hartlepool history logo

From Log Book Graythorp School

Notes taken from Log Book held in Durham County Record Office- these notes illustrate a school with a massive community spirit.

On 26th January 1926, the school was opened by Durham County Council and 77 pupils were admitted by John Henry Fenny the headmaster. A week later there were 82 children and they were organised as follows;

Class 1 Standards 4,5,6,7  taught by Mr Fenny

Class 2 Standards 1,2 and 3 by Miss Toller
Class 3  Infants taught by Mrs Smith

An inspector's report of 1926 states 'This school only opened 7 months ago and the atmosphere and tone are already such as to deserve commendation and warrant expectation of a progressive and successful future'

In 1928 the two brightest pupils, Arthur Fenny (b. 1916) and Ronald Walker(b.1917) were awarded junior scholarships to Henry Smith School Hartlepool with free education. Throughout the history of the school, there are similar references to a number of pupils being likewise successful. A further inspection in 1928 commented on standards in the school which 'serves a somewhat isolated community'. When the top girls left in December 1928, they were presented with a new 1928 penny and an orange each.

In July 1929, the Education Committee decided on a suggestion of the board of education that scholars over 11 should be removed from Seaton Snook school and accommodation be found for them at Graythorp School. In August 1929 this happened and 14 children were moved.

By 1930 the school had 116 pupils and in July of that year, school was closed as children went to the Aerodrome to watch the Prince of Wales leave by RAF plane for London, many having already watched him play golf at Seaton the previous evening.

In 1938 gas masks were given to Graythorp residents. In October of 1938, the Seaton Snook children were brought by Bee Line bus to Graythorp School and Seaton Snook school closed. Furniture was transferred by 'motor lorry'

in June 1939 some children attended North Seaton School Camp in Northumberland and were taken by United Bus. One girl returned to be taken to Scarlet Fever Hospital.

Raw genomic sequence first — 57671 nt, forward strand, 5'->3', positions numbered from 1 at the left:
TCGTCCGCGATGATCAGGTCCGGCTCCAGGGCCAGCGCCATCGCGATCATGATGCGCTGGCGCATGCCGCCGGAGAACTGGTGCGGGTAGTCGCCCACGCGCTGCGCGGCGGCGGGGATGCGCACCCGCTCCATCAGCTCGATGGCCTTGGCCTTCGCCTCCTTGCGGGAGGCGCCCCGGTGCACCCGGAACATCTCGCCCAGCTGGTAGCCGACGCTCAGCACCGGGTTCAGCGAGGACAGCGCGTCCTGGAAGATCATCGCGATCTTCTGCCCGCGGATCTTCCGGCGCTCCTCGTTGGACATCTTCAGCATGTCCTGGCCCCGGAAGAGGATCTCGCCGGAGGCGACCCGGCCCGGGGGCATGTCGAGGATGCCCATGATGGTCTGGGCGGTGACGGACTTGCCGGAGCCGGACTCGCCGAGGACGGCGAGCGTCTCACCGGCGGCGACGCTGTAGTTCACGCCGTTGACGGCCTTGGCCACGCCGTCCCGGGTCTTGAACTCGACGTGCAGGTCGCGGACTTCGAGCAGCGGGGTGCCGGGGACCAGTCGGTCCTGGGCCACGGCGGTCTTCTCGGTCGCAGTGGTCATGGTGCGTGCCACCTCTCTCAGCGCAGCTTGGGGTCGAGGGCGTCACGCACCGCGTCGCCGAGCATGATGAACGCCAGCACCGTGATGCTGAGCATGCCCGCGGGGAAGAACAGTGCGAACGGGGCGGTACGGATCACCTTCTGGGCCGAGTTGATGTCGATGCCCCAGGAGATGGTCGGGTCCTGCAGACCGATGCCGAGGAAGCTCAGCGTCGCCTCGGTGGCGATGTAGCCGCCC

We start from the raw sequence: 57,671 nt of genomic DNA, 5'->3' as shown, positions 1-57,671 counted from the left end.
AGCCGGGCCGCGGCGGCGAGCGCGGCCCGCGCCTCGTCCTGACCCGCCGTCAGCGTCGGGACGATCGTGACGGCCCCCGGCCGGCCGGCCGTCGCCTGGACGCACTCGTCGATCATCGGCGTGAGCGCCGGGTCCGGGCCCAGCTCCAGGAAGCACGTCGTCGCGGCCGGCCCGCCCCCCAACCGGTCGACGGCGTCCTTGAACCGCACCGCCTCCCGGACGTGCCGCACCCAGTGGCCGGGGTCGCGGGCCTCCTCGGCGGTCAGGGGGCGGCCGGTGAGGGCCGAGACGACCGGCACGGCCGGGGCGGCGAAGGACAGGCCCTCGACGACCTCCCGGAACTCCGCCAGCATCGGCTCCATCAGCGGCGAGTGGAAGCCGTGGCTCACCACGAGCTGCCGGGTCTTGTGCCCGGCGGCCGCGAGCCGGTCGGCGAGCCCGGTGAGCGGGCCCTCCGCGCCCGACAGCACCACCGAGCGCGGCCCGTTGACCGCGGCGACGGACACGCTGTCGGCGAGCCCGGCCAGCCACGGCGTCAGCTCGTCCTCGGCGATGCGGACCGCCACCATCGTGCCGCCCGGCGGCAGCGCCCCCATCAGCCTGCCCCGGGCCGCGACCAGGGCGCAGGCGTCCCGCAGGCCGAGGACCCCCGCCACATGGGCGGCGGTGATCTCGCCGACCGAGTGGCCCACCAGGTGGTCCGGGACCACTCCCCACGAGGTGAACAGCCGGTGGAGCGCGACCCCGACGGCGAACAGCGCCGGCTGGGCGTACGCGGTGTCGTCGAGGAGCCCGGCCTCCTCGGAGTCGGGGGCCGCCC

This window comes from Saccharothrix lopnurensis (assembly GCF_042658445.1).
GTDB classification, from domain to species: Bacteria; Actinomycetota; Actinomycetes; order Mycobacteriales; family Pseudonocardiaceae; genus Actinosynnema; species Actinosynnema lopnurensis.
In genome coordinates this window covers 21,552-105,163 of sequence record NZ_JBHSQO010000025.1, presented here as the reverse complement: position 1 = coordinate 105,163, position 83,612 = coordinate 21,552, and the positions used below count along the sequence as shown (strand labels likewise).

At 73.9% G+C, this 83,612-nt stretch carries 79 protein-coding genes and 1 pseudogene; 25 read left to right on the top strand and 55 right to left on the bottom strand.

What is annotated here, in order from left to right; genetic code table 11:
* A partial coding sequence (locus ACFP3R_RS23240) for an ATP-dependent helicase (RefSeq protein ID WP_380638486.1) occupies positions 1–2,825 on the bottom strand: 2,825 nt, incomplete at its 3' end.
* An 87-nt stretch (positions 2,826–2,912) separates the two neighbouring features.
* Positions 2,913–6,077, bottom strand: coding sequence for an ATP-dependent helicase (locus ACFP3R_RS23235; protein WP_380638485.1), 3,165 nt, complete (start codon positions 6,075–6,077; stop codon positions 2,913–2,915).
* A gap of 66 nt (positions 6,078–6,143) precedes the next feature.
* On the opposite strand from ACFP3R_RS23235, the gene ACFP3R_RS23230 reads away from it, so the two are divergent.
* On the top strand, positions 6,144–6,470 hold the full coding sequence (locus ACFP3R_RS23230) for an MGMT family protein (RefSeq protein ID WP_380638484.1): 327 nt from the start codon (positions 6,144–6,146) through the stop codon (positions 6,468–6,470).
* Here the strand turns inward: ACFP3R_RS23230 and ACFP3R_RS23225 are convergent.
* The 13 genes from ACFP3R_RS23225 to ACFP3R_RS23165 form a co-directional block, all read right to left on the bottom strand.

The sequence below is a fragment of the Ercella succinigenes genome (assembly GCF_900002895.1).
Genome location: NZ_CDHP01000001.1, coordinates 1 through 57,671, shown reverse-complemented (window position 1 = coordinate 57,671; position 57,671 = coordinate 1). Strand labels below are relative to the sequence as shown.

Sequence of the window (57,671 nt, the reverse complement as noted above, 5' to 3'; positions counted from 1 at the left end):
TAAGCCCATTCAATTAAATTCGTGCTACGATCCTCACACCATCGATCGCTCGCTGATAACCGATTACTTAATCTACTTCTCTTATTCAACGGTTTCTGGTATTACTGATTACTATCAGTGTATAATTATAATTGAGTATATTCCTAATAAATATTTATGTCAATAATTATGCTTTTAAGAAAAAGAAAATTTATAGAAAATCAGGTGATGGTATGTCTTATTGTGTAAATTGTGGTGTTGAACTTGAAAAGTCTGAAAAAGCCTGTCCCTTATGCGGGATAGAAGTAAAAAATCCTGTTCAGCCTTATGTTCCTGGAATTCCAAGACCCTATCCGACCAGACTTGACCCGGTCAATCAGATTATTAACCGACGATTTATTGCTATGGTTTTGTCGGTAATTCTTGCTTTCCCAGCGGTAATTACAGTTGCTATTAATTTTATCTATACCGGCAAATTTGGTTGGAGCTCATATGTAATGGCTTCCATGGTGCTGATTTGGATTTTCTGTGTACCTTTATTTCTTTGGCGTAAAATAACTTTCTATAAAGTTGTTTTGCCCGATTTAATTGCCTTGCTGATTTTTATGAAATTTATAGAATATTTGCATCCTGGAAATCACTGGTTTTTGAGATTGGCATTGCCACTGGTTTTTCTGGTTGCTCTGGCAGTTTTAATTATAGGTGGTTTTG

On September 18th 1939, 30 evacuees and 2 teachers were billeted in the village FROM St Patrick's School Sunderland. By October 9th, nine had left.  

On November 1st permission was granted by Sunderland Education Authority for the evacuees to have a holiday as it was All Saints's Day.

On a very snowy 18th January 1940, teacher Vera Brooks from Coundon arrived at school at 11.30 a.m. She had travelled by bus from Bishop Auckland to Middlesbrough but as there was no Transporter Road bus to Hartlepool, she then had to go by bus to Stockton, then by train from Stockton to West Hartlepool, by bus from West to Seaton and had then finally walked to Graythorp (how many would do that these days ?!) 

By April 1940, only 4 of the Sunderland evacuees remained. On 15th July, 1940 windows were broken in an air raid and 24 high-explosive bombs were dropped near school making a large crater near boiler house.

IN RED CAPITALS 7th April 1941 the school was made useless because of a mine dropped by enemy parachute, 30 houses and the parish hall severely damaged. Much of school stock and fittings useless.

April 28th 1941 children taken by Beeline bus to High Clarence School the 8 Seaton Snook children being collected first and then the 35 Graythorp children. Various raids over next months and intricate timetable to accomodate all children.

July 8th 1942 High Clarence School damaged by enemy action.

June 29th, 1942 Headteacher Mr Fenny absent with an infected boil caused by a fly bite. On 23rd July he had an operation and subsequently died on Aug 2nd (not clear if because of the original infection but seems likely)

August 1942 hut being erected at Graythorp and until  school is ready, children being taught at no.10 Graythorp rented by Durham Council and Seaton Snook Mission Hall.

September 1945- new building ready and 56 on roll.

On 17th July 1948 the first PTA meeting was held and over the next years of the school, this was a very active group and numerous and varied activities took place over the final years of the school. From 1948, the headteacher began to take older pupils round the nearby Gray’s Shipyard and this seems to have happened annually. presumably many of the pupils would soon work there.

In September 1957, the school closed, the children were sent to Haverton Hill or High Clarence and Mr Jewett, the Head, was appointed headteacher of Roseberry Junior School Billingham.

Related items :